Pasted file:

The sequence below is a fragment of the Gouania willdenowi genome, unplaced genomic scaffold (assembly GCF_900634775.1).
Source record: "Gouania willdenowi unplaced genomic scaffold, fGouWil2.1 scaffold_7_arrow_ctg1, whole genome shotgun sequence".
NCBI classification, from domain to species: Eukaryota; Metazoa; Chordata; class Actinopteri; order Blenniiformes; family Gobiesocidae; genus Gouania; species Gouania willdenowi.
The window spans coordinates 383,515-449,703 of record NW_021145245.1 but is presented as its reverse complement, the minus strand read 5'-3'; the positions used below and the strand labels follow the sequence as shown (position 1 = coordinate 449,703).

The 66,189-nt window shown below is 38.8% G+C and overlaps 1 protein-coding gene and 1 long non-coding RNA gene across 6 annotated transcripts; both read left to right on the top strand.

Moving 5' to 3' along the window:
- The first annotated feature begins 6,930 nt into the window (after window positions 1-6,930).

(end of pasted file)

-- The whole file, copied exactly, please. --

The sequence below is a fragment of the Gouania willdenowi genome, unplaced genomic scaffold (assembly GCF_900634775.1).
Source record: "Gouania willdenowi unplaced genomic scaffold, fGouWil2.1 scaffold_7_arrow_ctg1, whole genome shotgun sequence".
NCBI classification, from domain to species: Eukaryota; Metazoa; Chordata; class Actinopteri; order Blenniiformes; family Gobiesocidae; genus Gouania; species Gouania willdenowi.
The window spans coordinates 383,515-449,703 of record NW_021145245.1 but is presented as its reverse complement, the minus strand read 5'-3'; the positions used below and the strand labels follow the sequence as shown (position 1 = coordinate 449,703).

The 66,189-nt window shown below is 38.8% G+C and overlaps 1 protein-coding gene and 1 long non-coding RNA gene across 6 annotated transcripts; both read left to right on the top strand.

Moving 5' to 3' along the window:
- The first annotated feature begins 6,930 nt into the window (after window positions 1-6,930).